“I would like to show this world, by my work, what this nobody has in his heart!”, in vehement passion, quotes Vincent Van Gogh, as the world’s first painted feature film, Loving Vincent, begins to reel.
The Making of the World’s First Painted Feature Film, Loving Vincent
Out of 66,960 frames painted only 65,000 are utilized to create 898 shots to make a ONE remarkably unique stop-motion animated movie, Loving Vincent.
The selected 125 master oil painters from all over the world, after being trained for three weeks, rendered the beautiful frames in Van Gogh style. Moreover, to appear in tandem with the live action movie, not only the artists painted each movement of a single shot but also created multiples of frames.
Dorota Kobiela and Hugh Welchman, the directors, had initially planned a seven minute short film. On the contrary, the film was subtended into a fully-fledged 94-minutes, world’s first painted feature film.The painters at work in studio at Poland
The missing connecting-clips in the movie were imagined according to the style of Van Gogh oeuvre. They were re-created in correspondence to the existing artworks. As a matter of fact, to fit into the ideal horizontal frame of a film, some of the important verticals frames were extrapolated.
The live action movie was first made through a cast of talented actors. At the same time, the back drop for myriad shots comprised either Green Screens or constructed sets similar to Van Gogh’s landscapes and drapery. Eventually, the technical Design team combined the real scenes and animated shots to develop a final marvelous film.(Left and Right image) Douglas Booth enacted the character of Armand Roulin; (Centre) A portrait by Van Gogh of Armand
Among the two Indians who formed the crew of oil-painters in the film, Hemali Vadalia, a Software Engineer-turned-full-time Artist, sharing her experience, says,
“It was my first time in Poland and the life in Gdansk had been very pleasant. I and my friends daily commuted by the sides of forest to work.
We had our own workstation, provided with supplies and had to paint each live shot in Van Gogh style, for which we had three weeks training. I painted Armand and many other frames. Some of them would take weeks while few received their final stroke in a day or two. By the end of the day the work was scrutinized daily. When I joined, the black and white paintings that depicted flashbacks in the movie had already been done.
I also had a group exhibition with the colleagues-friends, from the studio itself, in Gdansk. It was wonderful to be a part of Loving Vincent team.”Hemali Vadalia at the studio of the world’s first painted feature film, Loving Vincent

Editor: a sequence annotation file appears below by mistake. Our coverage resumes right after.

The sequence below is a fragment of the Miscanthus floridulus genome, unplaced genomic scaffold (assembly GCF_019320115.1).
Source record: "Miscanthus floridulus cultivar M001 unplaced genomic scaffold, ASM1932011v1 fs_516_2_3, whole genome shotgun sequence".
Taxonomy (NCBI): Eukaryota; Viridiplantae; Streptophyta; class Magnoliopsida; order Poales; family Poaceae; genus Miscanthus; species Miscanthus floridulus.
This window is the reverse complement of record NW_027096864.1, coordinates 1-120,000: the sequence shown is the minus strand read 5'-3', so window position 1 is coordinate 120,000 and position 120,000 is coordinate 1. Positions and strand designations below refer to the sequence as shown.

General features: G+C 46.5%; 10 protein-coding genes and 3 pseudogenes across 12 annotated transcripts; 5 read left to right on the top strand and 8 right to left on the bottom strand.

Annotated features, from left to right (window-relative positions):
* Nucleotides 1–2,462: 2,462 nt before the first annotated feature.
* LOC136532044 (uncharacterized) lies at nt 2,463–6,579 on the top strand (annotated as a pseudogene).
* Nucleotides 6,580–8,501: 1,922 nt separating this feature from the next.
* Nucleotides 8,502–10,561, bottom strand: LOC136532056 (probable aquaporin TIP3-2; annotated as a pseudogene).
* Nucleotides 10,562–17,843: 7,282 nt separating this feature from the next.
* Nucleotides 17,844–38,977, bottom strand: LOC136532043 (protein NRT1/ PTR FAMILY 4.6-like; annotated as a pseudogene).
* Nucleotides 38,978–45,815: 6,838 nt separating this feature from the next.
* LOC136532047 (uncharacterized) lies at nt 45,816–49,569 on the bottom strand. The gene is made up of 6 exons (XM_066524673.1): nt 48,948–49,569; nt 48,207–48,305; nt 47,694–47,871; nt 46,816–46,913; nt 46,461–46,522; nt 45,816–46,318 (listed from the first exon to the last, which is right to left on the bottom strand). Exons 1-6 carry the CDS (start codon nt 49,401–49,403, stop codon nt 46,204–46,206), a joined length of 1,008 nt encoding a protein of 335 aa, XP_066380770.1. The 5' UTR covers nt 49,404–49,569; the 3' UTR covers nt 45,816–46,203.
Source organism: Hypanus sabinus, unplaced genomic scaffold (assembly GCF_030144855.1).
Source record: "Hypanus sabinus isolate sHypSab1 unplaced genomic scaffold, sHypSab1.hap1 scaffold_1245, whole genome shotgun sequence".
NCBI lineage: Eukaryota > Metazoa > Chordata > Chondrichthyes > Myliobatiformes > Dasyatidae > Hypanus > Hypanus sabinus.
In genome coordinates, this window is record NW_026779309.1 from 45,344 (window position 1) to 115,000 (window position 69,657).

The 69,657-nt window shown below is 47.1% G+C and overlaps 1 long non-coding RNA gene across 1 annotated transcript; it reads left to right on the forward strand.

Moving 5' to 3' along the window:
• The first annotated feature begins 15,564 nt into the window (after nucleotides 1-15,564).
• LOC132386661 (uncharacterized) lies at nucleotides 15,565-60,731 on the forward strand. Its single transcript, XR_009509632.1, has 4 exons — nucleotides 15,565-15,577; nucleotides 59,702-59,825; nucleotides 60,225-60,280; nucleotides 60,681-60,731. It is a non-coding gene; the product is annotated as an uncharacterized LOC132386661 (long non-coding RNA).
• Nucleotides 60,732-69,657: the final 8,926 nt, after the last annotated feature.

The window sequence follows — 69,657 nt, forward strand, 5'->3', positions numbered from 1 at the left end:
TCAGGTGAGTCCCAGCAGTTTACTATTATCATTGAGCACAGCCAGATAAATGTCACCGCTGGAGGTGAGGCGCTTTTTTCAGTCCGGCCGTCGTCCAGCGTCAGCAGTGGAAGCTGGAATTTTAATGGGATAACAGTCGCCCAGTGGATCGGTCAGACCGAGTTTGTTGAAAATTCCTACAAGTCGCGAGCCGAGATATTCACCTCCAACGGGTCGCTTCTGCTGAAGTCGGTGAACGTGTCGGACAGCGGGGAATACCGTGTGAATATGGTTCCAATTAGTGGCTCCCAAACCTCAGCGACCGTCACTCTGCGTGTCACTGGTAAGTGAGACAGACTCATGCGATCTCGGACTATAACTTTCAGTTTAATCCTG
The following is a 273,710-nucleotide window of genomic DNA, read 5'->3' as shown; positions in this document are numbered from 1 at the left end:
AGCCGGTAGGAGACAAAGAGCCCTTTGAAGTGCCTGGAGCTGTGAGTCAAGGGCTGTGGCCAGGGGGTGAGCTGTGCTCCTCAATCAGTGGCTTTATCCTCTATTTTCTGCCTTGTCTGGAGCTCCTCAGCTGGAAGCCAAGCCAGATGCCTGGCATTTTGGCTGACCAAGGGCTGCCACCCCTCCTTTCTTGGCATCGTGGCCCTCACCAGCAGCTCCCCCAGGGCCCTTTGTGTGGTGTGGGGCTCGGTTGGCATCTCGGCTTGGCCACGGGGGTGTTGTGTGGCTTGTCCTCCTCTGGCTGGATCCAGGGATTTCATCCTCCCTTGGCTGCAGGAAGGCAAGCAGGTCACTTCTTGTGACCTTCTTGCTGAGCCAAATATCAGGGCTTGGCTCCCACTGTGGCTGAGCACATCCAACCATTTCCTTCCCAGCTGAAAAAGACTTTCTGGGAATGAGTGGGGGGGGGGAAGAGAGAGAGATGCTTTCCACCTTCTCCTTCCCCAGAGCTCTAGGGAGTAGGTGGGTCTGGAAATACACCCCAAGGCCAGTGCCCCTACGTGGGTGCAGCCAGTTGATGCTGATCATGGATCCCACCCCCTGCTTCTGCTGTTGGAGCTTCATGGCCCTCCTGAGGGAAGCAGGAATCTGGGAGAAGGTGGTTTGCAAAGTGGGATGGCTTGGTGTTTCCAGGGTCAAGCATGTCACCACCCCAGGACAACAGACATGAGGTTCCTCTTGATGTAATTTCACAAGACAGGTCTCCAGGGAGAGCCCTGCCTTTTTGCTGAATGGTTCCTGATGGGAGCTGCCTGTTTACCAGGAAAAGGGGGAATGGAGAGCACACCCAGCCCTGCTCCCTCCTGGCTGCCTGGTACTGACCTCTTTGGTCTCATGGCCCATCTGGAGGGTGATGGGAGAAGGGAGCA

Conscientious Revelations After Viewing Loving Vincent
The artists painted the frames with the reference of Van Gogh’s artworks. All the paintings appear like duplicates of Van Gogh. Not even single frame screams as an original one. This simply puts forth how the energy of each brush-stroke differs from the replicated one!
Each character’s first introducing visual, in the movie, is the Vincent Van Gogh’s portrait, who were his then life-models from Auvers in France.
Furthermore, the constricted timeline of six-weeks, unveiling the reason of Van Gogh’s suicidal state is carved with great precision. The protagonist, Armand Roulin, played by Douglas Booth, from meeting the postman-father to Dr. Gachet, evocatively plunges deep into the mystery of Van Gogh’s last days in Auvers. The reason is simply to find the eligible person to whom the last letter of Vincent could be delivered.
Moreover, the world’s first painted feature film, Loving Vincent, did not flinch a second from its core context. One is unperturbed on an invigorated fact of, Dutch painter, Van Gogh’s cause of suicide.
Short Biography Of Vincent Van Gogh
Van Gogh’s oeuvre is breathtaking due to its vibrant vividness. Belonging to post-impressionist period, Van Gogh (1853-1890) began painting at a ripe age of 28. In his eight years of practice he created 800 paintings.
From facing an emotional upheaval and financial hardships in his life to suffering a mental illness, Van Gogh was highly appreciated by then contemporary artists like Claude Monet and Paul Gaugin. The latter artist was initially a close accomplice. Later, in spite of the friendship he left him due to the differences of concept they worked on.
Lust For Life, the biopic, strikingly exposes the real Vincent Van Gogh who seemed to have been under an unassuming spell of an art of Painting.